5. The complainant or designee will present the petitioner’s position.
  6. The board decision will be final, and the superintendent will implement the decision.
  7. Decisions on reconsidered materials will stand for five (5) years before new requests for Reevaluation of those items will be entertained.


APPENDIX A

Library “Bill of Rights”

 

The American Library Association affirms that all libraries are forums for information and ideas, and that the following basic policies should guide their services.

  1. Books and other library resources should be provided for the interest, information, and enlightenment of all people of the community the library serves. Materials should not be excluded because of the origin, background, or views of those contributing to their creation.
  2. Libraries should provide materials and information presenting all points of view on current and historical issues. Materials should not be proscribed or removed because of partisan or doctrinal disapproval.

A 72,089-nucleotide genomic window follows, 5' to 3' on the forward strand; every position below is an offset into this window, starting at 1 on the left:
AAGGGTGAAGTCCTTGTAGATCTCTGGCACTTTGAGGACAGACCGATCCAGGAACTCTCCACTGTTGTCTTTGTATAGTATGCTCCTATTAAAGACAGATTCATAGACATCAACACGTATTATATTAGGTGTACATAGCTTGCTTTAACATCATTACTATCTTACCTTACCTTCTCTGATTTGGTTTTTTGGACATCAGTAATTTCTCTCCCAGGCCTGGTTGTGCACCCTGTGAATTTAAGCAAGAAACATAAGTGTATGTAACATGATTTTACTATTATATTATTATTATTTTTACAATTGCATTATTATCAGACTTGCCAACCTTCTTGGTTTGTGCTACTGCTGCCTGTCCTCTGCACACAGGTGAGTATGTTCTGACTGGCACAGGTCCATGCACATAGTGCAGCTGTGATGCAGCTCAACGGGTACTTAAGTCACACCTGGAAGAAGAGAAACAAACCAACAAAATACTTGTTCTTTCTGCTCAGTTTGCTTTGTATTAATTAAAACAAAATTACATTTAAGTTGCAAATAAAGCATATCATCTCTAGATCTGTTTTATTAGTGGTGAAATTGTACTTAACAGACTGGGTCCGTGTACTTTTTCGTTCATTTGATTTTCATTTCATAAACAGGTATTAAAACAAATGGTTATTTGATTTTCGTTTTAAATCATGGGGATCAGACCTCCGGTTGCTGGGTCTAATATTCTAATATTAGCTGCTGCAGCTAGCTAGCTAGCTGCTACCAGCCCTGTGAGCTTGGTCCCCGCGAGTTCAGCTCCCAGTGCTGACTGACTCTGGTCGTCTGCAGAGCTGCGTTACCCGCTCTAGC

3. Libraries should challenge censorship in the fulfillment of their responsibility to provide information and enlightenment.
  4. Libraries should cooperate with all persons and groups concerned with resisting abridgment of free expression and free access to ideas.
  5. A person’s right to use a library should not be denied or abridged because of origin, age, background, or views.
  6. Libraries which make exhibit spaces and meeting rooms available to the public they serve should make such facilities available on an equitable basis, regardless of the beliefs or affiliations of individuals or groups requesting their use.